Monday, May 4, 2015


Cheltenham Poetry Festival 2015 has been and gone. 10 days of poetry, performance, lectures, music and discussion seem to have passed by in a blur. By the end, everyone involved looked a little tired but certainly happy that the Festival had been such a success. At the last event, we quite rightly gave Anna Saunders and Robin Gilbert, the co-directors of the Festival, a loud and long round of applause for their efforts throughout the year. Without them, it simply wouldn't happen.
There were many highlights I could mention: Sean O'Brien reading from his excellent new collection, The Beautiful Librarians; Sue Rose's moving work on family, love and loss; Jo Bell launching her new book,  Kith; Michael McKimm's subtle and fascinating reflections on geology and climate change; a brilliantly accessible lecture by Stephen James of the University of Bristol on repetition in poetry; Sarah James and Angela Topping presenting their collaborative pamphlet, Hearth... but every event had something different and exciting to offer.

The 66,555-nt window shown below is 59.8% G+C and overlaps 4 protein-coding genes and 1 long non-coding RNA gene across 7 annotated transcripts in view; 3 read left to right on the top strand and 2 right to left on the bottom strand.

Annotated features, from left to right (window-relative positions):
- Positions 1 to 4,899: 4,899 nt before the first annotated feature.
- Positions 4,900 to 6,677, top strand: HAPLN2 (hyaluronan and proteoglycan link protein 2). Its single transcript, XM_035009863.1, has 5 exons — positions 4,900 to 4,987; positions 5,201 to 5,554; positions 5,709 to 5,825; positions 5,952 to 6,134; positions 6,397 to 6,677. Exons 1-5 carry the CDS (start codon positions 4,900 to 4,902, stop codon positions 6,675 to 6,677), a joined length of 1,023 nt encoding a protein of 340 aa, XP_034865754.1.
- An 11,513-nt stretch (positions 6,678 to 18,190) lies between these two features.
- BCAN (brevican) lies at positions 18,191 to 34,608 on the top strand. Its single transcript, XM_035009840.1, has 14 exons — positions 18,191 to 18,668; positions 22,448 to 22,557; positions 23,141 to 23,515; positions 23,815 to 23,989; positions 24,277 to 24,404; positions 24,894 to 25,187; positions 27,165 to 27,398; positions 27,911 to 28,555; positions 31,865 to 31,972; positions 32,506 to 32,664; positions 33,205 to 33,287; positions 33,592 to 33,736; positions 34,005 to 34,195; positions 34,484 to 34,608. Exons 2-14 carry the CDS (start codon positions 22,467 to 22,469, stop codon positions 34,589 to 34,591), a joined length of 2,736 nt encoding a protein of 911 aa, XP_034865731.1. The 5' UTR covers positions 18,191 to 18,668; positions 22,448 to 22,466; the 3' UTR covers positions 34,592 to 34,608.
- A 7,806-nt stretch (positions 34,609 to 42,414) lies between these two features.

But festivals like this need and deserve an audience. Getting an audience, despite the presence of a wide community of poetry readers and writers in the region, requires a huge amount of effort on the part of the organisers. I wonder if this has something to do with the challenge of being part of that audience. Listening to poetry is not easy. Sitting still for an hour and listening to anything is not easy, frankly, but poetry demands of us that we are completely present, focusing intently on the words spoken to us. We are not a culture which encourages such listening. We are device-distracted and channel-hopping, entertained within an inch of our lives. Poetry does not entertain in the commonly understood sense. However, if we can find the necessary attention to give to it, it can give us pleasure in return; and there surely is a profound pleasure in hearing great work read well, to be caught up in that moment of experiencing poetry. Cheltenham Poetry Festival has offered many such experiences this year, and I'm delighted to hear that the team are already looking forward to 2016.

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